The website pistonheads.com conducted a poll on electric cars in 2011 and, considering that the technical advance was still in its infancy, the result seems little surprising: 38% of readers were convinced that “they will never sell”. One forum member posted “Electric cars are terrible as they have a tiny range and take 8 hours to recharge to go 5 miles. They will never sell … only … to some hippies”.
Of all the benefits of owning an electric vehicle (EV), the big attraction for buyers is that they are cheaper to run. Taking an EV for a 100-mile spin around the neighbourhood would cost somewhere between £4-6, opposed to £13-16 in a petrol or diesel car.
Those who, in spite of the opinion of some Petrolheads a decade ago, had bought an EV, would have enjoyed the fact that almost all public chargers in the UK were free to use. And even though it might have been frustrating that the range was limited to under 100 miles, at least they would have had more money in their wallets and the conviction to have done something amazing for the environment.
But as Europe is facing an energy crisis and electricity prices are rising, where does that leave EV drivers? One could, of course, argue that fuel prices are rising, too. However, motorists need good reasons to dump their old cars and go electric.
In 2019 and 2021, the average price per kilowatt-hour (kWh) of electricity in the UK was around 18p. Even though the data for 2021 hasn’t been published yet, it is expected that the average cost from the UK’s big six energy providers will level at about 24p per kWh in September this year.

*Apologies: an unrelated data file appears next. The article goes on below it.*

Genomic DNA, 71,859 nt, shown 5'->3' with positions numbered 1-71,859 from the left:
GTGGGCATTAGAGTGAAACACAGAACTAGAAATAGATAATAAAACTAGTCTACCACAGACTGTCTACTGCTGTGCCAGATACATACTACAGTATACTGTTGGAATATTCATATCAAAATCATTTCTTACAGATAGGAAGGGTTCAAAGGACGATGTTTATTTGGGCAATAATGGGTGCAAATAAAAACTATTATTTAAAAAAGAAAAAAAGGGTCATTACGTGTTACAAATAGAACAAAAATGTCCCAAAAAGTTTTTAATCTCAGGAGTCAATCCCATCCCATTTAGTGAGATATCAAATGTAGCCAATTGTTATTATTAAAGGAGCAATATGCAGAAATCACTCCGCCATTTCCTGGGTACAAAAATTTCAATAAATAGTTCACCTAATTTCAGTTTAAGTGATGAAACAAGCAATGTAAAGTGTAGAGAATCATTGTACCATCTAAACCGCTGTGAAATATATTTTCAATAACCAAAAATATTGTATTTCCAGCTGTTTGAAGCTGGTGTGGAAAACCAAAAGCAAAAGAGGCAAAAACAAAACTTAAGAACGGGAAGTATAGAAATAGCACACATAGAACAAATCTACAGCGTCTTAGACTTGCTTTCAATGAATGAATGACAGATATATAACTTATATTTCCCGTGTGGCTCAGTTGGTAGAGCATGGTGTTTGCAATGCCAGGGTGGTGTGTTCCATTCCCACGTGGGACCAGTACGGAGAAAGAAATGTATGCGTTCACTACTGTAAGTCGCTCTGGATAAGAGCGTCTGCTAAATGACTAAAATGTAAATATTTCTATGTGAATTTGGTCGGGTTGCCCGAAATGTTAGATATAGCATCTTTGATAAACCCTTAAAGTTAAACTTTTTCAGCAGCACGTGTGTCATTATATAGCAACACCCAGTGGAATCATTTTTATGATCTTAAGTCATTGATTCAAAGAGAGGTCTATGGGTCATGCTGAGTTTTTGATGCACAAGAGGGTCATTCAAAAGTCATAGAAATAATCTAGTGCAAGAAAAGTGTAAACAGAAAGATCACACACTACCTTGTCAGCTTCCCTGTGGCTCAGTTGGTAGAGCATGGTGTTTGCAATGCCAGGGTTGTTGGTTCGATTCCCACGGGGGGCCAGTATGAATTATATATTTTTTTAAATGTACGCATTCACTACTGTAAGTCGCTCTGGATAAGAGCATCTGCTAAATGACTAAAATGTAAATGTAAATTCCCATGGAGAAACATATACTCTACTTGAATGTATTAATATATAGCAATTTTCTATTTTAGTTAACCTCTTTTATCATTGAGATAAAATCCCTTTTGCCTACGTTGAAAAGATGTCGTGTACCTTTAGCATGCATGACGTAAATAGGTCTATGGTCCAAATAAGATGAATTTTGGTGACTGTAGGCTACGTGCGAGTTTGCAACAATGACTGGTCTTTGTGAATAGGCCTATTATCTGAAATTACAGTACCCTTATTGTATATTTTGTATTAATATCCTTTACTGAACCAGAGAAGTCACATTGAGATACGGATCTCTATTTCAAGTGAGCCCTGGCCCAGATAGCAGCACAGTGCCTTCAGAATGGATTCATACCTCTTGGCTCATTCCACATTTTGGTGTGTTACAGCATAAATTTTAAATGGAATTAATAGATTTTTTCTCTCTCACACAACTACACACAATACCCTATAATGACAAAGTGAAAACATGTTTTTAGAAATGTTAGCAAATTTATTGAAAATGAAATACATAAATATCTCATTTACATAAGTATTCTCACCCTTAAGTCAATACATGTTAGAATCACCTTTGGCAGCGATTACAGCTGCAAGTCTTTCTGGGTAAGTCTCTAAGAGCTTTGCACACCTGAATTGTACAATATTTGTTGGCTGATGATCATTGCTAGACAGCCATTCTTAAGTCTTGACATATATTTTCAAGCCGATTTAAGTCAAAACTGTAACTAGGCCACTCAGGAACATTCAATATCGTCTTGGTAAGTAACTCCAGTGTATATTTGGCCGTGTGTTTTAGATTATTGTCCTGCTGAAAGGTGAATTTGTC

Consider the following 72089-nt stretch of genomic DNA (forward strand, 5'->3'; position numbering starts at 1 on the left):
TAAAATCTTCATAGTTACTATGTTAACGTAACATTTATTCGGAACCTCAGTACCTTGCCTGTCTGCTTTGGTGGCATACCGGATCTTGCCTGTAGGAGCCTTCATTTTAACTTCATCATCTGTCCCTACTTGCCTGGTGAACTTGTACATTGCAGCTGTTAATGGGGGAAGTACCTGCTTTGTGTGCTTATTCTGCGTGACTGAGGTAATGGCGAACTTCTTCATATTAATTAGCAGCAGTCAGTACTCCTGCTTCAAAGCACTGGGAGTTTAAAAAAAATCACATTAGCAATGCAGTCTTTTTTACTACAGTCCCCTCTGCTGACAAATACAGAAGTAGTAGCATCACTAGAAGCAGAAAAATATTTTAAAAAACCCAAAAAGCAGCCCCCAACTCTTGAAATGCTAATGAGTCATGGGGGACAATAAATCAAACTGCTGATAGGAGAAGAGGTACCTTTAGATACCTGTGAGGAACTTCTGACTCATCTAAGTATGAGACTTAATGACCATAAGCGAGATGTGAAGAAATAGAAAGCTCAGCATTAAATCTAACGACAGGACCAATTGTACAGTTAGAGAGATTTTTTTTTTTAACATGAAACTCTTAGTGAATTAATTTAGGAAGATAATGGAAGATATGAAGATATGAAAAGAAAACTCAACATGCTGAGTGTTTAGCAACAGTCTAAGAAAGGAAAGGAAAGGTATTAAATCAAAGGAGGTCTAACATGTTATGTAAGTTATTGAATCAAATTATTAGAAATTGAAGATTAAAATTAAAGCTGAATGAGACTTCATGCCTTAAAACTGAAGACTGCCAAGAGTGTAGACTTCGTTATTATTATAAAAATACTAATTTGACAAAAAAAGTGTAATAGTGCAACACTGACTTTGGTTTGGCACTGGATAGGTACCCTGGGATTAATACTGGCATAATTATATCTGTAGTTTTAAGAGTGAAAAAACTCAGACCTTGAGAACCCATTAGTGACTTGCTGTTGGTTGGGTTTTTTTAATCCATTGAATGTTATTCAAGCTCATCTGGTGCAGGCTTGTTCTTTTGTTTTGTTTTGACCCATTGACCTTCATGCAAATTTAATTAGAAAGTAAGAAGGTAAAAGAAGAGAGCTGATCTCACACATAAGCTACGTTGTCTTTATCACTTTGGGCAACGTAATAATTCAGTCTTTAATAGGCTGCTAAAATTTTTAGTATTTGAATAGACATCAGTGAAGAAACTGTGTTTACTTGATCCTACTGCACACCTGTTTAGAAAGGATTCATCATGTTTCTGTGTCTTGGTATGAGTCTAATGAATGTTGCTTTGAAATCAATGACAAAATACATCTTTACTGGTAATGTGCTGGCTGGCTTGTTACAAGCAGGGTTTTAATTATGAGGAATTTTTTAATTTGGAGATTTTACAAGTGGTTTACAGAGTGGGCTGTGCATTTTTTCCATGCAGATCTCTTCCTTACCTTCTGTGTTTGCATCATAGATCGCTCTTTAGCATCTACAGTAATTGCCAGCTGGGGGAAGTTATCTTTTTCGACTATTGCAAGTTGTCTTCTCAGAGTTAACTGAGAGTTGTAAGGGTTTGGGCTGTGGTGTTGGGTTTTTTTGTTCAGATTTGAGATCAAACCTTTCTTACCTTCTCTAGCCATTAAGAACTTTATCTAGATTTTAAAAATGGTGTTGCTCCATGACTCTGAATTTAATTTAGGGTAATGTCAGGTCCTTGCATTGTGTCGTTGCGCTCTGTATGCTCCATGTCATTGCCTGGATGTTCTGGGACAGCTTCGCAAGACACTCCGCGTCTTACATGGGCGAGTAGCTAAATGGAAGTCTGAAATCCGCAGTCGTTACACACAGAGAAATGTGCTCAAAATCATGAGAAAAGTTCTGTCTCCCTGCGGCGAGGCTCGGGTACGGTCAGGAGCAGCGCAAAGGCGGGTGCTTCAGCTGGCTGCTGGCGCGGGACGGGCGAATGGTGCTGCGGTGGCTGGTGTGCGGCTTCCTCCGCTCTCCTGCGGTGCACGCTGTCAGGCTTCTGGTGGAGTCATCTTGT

Whilst a full charge of a car with a 50-kWh battery would cost £9.50 in 2020, the same will cost £13.50 at the September 2021 rate. With public charges also varying wildly, that price can go up to 69p per kWh, or £34.50 for a full charge.
We shouldn’t forget that an EV’s battery is completely indifferent to what the source of the energy is – wind, water, nuclear, or solar power generated by photo-voltaic panels on the roof of a house or carport. One may argue that these panels cost money to install, but once they are and the sun is shining, you can charge your car while it is sitting in the drive.
Charging your car on energy rates that apply to home will almost certainly mean that your costs will rise. But if you have PV panels installed, you can be smart about when you charge your vehicle and benefit from very cheap, if not even free fuel costs for years to come.
Rather than being more expensive to fuel in times of an energy crisis, charging your EV with solar power will not just save you a lot of money in the long run, it could actually help prevent future crises and high prices.
Gérard Fabrice Guminski - Climateq - September 2021Back